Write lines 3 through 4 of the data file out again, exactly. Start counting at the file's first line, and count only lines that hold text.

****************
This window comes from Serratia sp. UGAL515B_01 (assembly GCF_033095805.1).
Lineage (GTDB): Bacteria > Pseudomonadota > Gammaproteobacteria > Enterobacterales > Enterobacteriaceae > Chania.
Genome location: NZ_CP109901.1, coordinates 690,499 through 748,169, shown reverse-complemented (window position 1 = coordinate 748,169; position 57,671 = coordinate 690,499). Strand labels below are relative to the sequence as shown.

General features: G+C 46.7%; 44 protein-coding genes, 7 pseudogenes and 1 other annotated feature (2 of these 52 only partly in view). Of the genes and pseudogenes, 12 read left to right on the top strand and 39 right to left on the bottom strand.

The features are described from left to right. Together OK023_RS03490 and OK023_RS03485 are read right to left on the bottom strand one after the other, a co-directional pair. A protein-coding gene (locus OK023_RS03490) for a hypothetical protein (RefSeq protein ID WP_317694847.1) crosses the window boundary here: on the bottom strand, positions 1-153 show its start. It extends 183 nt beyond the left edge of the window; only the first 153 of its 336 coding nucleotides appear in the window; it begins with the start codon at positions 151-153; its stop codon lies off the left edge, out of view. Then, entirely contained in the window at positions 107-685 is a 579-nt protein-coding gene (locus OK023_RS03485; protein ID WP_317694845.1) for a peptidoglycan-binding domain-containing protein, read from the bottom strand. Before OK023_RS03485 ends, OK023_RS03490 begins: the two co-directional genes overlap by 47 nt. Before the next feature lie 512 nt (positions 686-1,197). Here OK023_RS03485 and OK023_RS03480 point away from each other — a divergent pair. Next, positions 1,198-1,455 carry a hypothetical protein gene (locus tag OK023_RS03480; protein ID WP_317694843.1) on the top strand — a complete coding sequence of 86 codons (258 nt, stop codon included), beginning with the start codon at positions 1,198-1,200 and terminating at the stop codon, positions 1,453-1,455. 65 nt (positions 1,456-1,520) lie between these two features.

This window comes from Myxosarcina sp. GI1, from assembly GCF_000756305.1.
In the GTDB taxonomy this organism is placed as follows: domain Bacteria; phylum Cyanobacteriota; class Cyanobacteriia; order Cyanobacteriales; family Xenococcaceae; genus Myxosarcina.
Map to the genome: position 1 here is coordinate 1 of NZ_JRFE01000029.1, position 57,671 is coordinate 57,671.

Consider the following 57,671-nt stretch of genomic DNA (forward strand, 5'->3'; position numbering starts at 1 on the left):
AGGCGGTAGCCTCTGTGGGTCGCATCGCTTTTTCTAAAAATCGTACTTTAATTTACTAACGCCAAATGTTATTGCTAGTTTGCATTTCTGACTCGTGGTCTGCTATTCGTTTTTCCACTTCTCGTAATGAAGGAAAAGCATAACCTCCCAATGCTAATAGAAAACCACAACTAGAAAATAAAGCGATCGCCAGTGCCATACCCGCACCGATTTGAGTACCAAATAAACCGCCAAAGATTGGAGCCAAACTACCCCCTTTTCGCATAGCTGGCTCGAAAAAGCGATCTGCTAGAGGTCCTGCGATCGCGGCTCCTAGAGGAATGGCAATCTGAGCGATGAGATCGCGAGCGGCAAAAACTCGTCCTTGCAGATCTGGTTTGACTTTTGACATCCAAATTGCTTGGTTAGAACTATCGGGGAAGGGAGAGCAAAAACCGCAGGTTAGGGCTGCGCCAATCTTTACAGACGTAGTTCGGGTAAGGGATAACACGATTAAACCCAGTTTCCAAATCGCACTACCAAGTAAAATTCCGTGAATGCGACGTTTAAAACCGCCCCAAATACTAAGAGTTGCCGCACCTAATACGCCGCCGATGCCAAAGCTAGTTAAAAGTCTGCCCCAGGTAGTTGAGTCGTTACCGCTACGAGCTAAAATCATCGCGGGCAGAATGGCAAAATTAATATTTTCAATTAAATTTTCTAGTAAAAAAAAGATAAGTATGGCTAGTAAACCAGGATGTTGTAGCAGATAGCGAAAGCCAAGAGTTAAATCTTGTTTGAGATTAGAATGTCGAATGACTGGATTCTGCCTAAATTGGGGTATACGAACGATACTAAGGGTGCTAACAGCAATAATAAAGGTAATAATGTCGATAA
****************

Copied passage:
Genome location: NZ_CP109901.1, coordinates 690,499 through 748,169, shown reverse-complemented (window position 1 = coordinate 748,169; position 57,671 = coordinate 690,499). Strand labels below are relative to the sequence as shown.

General features: G+C 46.7%; 44 protein-coding genes, 7 pseudogenes and 1 other annotated feature (2 of these 52 only partly in view). Of the genes and pseudogenes, 12 read left to right on the top strand and 39 right to left on the bottom strand.